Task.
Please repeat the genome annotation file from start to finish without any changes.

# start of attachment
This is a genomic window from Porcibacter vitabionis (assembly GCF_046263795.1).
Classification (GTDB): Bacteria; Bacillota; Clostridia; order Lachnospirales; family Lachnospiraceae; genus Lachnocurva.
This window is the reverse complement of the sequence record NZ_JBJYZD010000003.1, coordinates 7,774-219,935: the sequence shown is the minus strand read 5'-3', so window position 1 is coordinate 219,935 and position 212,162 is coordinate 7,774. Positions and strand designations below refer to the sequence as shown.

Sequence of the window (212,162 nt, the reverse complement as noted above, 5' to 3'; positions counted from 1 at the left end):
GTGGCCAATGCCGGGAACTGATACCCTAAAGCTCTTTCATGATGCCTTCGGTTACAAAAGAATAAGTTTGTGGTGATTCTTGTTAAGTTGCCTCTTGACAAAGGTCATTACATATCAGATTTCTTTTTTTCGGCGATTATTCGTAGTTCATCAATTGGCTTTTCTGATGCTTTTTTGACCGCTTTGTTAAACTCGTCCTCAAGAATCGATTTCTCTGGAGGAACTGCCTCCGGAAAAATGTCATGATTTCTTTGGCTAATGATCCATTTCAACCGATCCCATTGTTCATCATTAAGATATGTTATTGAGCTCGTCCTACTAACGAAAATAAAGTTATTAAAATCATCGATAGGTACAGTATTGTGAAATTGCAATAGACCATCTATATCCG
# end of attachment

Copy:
This is a genomic window from Porcibacter vitabionis (assembly GCF_046263795.1).
Classification (GTDB): Bacteria; Bacillota; Clostridia; order Lachnospirales; family Lachnospiraceae; genus Lachnocurva.
This window is the reverse complement of the sequence record NZ_JBJYZD010000003.1, coordinates 7,774-219,935: the sequence shown is the minus strand read 5'-3', so window position 1 is coordinate 219,935 and position 212,162 is coordinate 7,774. Positions and strand designations below refer to the sequence as shown.

Sequence of the window (212,162 nt, the reverse complement as noted above, 5' to 3'; positions counted from 1 at the left end):
GTGGCCAATGCCGGGAACTGATACCCTAAAGCTCTTTCATGATGCCTTCGGTTACAAAAGAATAAGTTTGTGGTGATTCTTGTTAAGTTGCCTCTTGACAAAGGTCATTACATATCAGATTTCTTTTTTTCGGCGATTATTCGTAGTTCATCAATTGGCTTTTCTGATGCTTTTTTGACCGCTTTGTTAAACTCGTCCTCAAGAATCGATTTCTCTGGAGGAACTGCCTCCGGAAAAATGTCATGATTTCTTTGGCTAATGATCCATTTCAACCGATCCCATTGTTCATCATTAAGATATGTTATTGAGCTCGTCCTACTAACGAAAATAAAGTTATTAAAATCATCGATAGGTACAGTATTGTGAAATTGCAATAGACCATCTATATCCG